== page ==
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Russian diplomat says prisoner swap with US remains possible

Earlier this month, WNBA star Brittney Griner began serving a nine-year sentence for drug possession at a Russian penal colony.

MOSCOW (AP) — Russia and the United States have repeatedly been on the verge of agreement on a prisoner exchange, a senior Russian diplomat said Tuesday, adding that a deal is still possible before the year's end.

The Biden administration has been trying for months to negotiate the release of WNBA star Brittney Griner and another American jailed in Russia, Michigan corporate security executive Paul Whelan, including through a possible prisoner swap with Moscow.

Asked by reporters whether a swap is possible before the year's end, Russia's deputy foreign minister, Sergei Ryabkov, responded: “There always is a chance."

“Regrettably, there have been a few occasions when it seemed that a decision in favor of it was about to be made, but it never happened,” Ryabkov said without elaborating.

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He added that the Russian Foreign Ministry was not currently engaged in any dialogue on the subject with the U.S., “so we aren't feeling full dynamics.”

Ryabkov noted that a prisoner swap "would undoubtedly send a positive signal that not everything is so utterly hopeless in Russian-U.S. relations.” “Such a signal would be appropriate, if we could work it out,” he added.

The Russian diplomat reiterated Moscow’s call for the U.S. to discuss the issue discreetly and refrain from making public statements. He lamented that “Washington has been abusing ‘loudspeaker diplomacy’ instead of a quiet one, which didn’t help us to do business.”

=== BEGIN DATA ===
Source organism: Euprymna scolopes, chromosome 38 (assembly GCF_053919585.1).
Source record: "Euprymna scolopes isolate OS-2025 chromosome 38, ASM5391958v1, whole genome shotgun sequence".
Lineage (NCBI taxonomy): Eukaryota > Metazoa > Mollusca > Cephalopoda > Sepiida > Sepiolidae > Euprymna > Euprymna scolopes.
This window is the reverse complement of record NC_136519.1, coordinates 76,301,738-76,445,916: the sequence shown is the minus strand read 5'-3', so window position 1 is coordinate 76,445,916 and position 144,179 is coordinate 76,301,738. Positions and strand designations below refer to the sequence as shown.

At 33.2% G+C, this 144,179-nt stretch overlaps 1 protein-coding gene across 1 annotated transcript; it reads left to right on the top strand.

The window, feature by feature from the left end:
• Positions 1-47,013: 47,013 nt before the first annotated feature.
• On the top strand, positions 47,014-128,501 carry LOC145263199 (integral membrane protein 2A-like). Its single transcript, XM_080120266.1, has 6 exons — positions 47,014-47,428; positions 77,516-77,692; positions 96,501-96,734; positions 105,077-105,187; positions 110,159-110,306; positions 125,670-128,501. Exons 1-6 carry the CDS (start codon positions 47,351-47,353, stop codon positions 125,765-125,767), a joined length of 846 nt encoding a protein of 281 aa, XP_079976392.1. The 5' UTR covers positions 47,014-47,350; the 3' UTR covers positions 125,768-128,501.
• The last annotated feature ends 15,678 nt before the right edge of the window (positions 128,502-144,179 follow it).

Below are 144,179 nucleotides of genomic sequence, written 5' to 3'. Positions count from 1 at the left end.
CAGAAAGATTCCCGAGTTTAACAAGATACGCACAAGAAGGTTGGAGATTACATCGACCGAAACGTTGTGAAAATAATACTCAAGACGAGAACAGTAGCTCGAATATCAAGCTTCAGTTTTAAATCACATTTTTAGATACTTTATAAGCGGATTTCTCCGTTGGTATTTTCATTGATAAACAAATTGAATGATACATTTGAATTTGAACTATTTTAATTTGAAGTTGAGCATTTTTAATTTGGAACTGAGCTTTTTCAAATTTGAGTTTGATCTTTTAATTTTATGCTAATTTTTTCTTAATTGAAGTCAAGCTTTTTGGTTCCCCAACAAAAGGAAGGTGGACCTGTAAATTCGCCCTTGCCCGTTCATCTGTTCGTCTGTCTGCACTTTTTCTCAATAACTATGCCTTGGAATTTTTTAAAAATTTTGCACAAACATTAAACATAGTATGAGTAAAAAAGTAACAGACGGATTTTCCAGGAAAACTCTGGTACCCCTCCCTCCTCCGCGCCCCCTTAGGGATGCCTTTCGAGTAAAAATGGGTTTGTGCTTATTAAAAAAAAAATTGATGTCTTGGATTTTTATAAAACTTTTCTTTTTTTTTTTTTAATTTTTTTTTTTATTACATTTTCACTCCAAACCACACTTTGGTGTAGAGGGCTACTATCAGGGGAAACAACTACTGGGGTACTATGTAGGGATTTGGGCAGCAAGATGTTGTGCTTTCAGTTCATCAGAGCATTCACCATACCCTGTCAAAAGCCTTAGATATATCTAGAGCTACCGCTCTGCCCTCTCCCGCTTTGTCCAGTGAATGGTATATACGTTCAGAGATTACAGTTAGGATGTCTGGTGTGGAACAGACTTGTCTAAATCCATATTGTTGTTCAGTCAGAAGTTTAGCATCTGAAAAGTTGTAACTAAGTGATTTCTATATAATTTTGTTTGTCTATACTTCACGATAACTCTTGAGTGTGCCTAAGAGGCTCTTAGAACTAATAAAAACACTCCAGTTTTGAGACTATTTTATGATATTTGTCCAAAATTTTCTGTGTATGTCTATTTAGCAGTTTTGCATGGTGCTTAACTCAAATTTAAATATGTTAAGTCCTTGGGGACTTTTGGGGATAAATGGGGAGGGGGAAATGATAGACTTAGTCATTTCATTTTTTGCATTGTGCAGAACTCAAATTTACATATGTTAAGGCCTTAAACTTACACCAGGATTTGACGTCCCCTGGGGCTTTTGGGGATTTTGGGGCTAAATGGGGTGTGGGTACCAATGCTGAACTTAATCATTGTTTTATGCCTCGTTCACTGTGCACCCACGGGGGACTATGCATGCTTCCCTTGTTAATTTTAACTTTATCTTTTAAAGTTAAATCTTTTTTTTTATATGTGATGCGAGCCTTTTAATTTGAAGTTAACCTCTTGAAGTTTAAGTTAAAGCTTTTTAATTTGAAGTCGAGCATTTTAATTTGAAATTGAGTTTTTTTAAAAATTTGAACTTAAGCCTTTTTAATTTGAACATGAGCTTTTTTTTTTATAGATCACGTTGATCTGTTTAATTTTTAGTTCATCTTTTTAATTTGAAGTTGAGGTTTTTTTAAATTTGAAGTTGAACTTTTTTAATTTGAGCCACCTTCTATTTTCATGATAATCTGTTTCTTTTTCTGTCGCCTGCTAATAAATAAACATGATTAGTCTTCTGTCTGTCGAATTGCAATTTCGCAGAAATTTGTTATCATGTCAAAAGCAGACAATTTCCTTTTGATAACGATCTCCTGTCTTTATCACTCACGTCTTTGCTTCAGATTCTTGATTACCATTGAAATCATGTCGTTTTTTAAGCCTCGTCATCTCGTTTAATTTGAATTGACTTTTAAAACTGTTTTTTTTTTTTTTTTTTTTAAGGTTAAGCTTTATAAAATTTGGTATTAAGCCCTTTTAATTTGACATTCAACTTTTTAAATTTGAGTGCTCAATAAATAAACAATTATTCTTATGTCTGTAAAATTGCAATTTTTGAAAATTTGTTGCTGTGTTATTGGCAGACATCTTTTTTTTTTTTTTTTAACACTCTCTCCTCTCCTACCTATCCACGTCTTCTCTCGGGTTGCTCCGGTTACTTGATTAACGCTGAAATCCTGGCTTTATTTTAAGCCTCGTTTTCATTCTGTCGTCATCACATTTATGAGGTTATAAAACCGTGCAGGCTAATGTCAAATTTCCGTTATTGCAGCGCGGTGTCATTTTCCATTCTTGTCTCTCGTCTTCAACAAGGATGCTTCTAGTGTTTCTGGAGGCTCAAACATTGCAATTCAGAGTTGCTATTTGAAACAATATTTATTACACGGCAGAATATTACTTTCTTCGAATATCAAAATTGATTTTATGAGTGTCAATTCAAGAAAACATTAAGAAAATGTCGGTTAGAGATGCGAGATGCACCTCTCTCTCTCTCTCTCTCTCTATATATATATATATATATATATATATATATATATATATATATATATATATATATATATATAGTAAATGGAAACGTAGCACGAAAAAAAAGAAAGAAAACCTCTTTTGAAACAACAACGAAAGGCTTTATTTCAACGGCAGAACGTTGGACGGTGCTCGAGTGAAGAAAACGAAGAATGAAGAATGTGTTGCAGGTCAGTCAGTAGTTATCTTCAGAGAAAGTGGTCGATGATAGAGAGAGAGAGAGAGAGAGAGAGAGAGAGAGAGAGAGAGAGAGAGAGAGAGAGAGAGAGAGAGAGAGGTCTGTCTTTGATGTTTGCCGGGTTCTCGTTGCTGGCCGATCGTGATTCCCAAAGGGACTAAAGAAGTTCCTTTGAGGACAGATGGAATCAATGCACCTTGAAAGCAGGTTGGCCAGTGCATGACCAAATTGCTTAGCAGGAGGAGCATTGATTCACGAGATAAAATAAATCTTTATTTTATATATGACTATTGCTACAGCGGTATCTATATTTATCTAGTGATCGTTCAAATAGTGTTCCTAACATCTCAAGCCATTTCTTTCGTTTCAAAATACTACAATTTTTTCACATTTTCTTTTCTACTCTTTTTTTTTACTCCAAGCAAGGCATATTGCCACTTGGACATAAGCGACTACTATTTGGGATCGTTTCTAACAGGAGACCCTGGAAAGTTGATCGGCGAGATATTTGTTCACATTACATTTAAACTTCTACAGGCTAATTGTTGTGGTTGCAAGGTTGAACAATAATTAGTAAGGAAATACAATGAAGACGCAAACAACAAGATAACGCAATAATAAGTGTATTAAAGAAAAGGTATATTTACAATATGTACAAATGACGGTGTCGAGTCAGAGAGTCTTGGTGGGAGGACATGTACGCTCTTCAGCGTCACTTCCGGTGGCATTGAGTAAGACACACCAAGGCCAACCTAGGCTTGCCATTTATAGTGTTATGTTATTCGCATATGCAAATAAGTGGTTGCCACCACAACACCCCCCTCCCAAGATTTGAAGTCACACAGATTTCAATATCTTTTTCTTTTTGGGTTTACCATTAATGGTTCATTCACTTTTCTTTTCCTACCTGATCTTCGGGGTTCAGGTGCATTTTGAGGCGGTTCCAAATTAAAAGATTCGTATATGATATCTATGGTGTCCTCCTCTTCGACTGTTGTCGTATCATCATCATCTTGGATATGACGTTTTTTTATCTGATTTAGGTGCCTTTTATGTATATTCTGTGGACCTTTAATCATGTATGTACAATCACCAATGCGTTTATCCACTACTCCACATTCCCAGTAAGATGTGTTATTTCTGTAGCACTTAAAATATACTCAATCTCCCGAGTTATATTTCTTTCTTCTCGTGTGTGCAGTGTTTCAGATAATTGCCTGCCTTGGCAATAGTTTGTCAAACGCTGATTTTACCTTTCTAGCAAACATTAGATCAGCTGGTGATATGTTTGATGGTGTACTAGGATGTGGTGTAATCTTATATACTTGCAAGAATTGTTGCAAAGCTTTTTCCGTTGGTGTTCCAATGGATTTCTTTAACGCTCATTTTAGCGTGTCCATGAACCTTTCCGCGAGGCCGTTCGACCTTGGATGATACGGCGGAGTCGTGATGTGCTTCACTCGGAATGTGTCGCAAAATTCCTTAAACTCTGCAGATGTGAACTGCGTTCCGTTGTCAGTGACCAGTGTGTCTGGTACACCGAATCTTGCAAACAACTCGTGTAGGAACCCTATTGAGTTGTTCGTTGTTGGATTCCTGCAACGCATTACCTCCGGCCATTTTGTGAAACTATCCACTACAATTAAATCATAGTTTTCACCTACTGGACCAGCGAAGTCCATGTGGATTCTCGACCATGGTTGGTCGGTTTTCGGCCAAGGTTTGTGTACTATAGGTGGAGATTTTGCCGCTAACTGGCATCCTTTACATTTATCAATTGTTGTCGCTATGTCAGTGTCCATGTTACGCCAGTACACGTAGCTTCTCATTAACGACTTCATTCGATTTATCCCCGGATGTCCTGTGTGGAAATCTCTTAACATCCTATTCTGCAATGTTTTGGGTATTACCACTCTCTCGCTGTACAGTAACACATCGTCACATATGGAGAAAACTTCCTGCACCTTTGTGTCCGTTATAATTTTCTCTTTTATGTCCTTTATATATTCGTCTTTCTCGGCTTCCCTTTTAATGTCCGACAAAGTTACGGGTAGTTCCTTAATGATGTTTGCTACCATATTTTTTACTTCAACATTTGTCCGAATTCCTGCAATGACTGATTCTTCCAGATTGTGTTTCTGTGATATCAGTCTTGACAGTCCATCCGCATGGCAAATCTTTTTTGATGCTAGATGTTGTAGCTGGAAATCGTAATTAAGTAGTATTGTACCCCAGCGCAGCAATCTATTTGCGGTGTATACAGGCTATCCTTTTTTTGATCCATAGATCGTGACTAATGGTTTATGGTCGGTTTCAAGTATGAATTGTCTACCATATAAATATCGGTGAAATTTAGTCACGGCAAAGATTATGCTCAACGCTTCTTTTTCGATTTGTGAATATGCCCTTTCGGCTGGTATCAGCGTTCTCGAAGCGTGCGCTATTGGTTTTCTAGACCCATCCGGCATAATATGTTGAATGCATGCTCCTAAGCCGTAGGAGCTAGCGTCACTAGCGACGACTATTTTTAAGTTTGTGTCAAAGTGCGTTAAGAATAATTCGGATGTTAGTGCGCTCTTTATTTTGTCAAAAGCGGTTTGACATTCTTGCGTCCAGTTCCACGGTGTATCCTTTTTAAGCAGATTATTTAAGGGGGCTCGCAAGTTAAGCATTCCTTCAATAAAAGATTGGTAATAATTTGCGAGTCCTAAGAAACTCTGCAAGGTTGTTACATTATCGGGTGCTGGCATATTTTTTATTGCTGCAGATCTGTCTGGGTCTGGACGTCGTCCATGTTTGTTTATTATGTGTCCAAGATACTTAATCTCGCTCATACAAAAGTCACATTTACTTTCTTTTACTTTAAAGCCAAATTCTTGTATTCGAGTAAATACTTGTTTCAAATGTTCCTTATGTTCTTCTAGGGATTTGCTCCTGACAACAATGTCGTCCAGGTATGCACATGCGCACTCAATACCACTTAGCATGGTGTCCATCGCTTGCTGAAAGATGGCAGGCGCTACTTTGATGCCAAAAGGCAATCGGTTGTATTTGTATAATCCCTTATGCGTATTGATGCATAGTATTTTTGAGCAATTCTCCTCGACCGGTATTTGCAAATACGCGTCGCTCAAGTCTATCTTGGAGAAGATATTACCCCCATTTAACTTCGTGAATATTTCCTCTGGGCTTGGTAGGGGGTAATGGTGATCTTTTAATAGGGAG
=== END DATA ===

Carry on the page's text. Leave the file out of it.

Earlier this month, Griner began serving a nine-year sentence for drug possession at a Russian penal colony in Mordovia, about 350 kilometers (210 miles) east of Moscow, after a Russian court had rejected an appeal of her August conviction.

The all-star center with the WNBA’s Phoenix Mercury and two-time Olympic gold medal winner was detained in February when customs agents said they found vape canisters containing cannabis oil in her luggage at Moscow’s Sheremetyevo Airport.

At her trial, Griner admitted to having the canisters in her luggage but testified she packed them inadvertently in her haste to make her flight and had no criminal intent. Her defense team presented written statements saying she had been prescribed cannabis to treat chronic pain.

Whelan is serving a 16-year sentence in Russia after being convicted on espionage charges that he denied.

His brother David said Tuesday that officials at the prison colony where Whelan is held said he was moved to the prison hospital on November 17. David Whelan questioned the reason for the transfer, saying his brother had not complained of any health conditions that required hospitalization and appeared healthy and well to the U.S. Embassy staff who visited him.

He also wondered why Whelan wan't allowed to make phone calls from the hospital and expressed concern he either may have an emergency medical issue that was not being disclosed or in fact had been placed in solitary confinement by prison authorities.

The Associated Press and other news organizations have reported that Washington has offered to exchange Griner and Whelan for Viktor Bout, a Russian arms dealer who is serving a 25-year sentence in the U.S. and once earned the nickname the “merchant of death.”

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